Diagnosis and Management of Fungal Periprosthetic Joint Infections

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Fungal periprosthetic joint infection (PJI) is a devastating complication because it can be difficult to diagnose, manage, and eradicate. Fungal PJI treatment requires a systematic approach. Increased awareness is essential when patients with painful arthroplasties present with immunosuppression, significant comorbidities, multiple surgeries, and history of drug use. Every suspected fungal PJI should be promptly diagnosed using readily available serum and synovial fluid markers. Surgical management involves débridement, antibiotics, and implant retention, one-stage exchange arthroplasty, prosthetic articulating spacers, and two-stage exchange arthroplasty. Because mycotic infections develop robust biofilms, the utility of débridement, antibiotics, and implant retention and one-stage revisions seem limited. A thorough irrigation and débridement is essential to decrease infection burden. Adjunctive local and systemic antifungal therapy is critical, although the agent choice and duration should be tailored appropriately. Future high-quality studies are needed to develop standardized guidelines for the management of fungal PJI.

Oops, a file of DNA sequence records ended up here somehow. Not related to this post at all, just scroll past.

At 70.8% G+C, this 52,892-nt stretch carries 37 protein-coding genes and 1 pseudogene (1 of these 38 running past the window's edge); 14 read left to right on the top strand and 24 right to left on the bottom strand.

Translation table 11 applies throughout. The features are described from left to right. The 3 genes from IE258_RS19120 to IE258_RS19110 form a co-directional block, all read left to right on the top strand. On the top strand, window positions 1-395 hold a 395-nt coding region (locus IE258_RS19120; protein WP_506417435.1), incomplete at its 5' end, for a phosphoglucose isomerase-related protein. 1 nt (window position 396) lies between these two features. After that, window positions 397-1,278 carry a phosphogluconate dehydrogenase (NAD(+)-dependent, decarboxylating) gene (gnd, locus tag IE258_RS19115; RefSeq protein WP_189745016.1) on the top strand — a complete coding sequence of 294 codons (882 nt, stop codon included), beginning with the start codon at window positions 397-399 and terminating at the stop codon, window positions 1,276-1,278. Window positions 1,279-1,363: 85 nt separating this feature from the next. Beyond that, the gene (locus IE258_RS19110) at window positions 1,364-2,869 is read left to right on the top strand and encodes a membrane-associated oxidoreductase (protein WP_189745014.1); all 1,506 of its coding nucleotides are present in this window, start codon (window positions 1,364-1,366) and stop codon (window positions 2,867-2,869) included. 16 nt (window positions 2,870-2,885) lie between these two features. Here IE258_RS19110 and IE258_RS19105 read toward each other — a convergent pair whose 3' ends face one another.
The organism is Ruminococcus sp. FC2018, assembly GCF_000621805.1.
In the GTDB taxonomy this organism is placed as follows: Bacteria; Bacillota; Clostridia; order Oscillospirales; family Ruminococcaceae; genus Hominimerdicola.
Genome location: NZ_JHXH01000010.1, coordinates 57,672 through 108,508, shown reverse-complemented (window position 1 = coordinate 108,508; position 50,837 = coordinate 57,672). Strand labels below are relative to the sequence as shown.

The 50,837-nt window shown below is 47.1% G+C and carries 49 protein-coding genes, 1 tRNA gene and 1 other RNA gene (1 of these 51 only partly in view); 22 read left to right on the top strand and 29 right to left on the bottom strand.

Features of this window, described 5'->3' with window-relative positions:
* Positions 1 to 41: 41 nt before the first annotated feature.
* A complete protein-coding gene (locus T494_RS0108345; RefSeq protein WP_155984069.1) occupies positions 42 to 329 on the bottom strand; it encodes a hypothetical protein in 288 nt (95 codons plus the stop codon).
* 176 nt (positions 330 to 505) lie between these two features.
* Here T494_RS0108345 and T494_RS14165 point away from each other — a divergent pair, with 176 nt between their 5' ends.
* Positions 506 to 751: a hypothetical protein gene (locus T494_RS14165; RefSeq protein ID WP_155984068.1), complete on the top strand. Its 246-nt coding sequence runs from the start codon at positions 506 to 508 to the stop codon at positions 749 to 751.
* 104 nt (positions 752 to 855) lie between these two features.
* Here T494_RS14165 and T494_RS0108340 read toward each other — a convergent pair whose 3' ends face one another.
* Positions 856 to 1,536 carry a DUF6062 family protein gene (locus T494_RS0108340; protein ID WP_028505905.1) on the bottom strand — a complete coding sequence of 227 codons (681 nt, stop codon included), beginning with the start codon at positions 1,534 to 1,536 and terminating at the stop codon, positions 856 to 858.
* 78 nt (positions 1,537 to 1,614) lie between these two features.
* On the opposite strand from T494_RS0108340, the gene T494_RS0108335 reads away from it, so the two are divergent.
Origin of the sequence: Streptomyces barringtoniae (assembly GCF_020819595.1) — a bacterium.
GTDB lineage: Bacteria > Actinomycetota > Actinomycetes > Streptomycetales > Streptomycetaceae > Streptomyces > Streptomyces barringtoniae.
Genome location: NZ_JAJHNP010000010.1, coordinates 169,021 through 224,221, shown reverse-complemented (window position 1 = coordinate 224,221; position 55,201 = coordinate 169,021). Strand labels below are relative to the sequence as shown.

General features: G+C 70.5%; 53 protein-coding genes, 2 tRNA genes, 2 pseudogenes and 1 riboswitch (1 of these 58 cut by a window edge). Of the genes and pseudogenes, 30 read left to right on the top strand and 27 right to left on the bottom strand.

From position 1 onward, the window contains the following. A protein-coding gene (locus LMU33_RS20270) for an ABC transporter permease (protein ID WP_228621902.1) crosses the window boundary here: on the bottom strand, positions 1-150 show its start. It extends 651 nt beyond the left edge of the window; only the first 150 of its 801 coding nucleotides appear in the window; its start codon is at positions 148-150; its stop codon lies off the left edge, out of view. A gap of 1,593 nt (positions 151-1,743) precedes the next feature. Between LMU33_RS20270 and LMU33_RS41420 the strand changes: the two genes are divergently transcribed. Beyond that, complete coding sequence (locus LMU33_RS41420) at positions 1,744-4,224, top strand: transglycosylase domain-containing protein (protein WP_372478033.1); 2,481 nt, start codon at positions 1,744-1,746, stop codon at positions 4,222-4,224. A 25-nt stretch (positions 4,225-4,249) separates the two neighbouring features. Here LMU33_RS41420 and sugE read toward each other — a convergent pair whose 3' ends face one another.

This article was published in Journal of the American Academy of Orthopaedic Surgeons.

The published version is available at https://doi.org/10.5435/JAAOS-D-18-00331.

Copyright © 2018 American Academy of Orthopaedic Surgeons.

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Journal of the American Academy of Orthopaedic Surgeons

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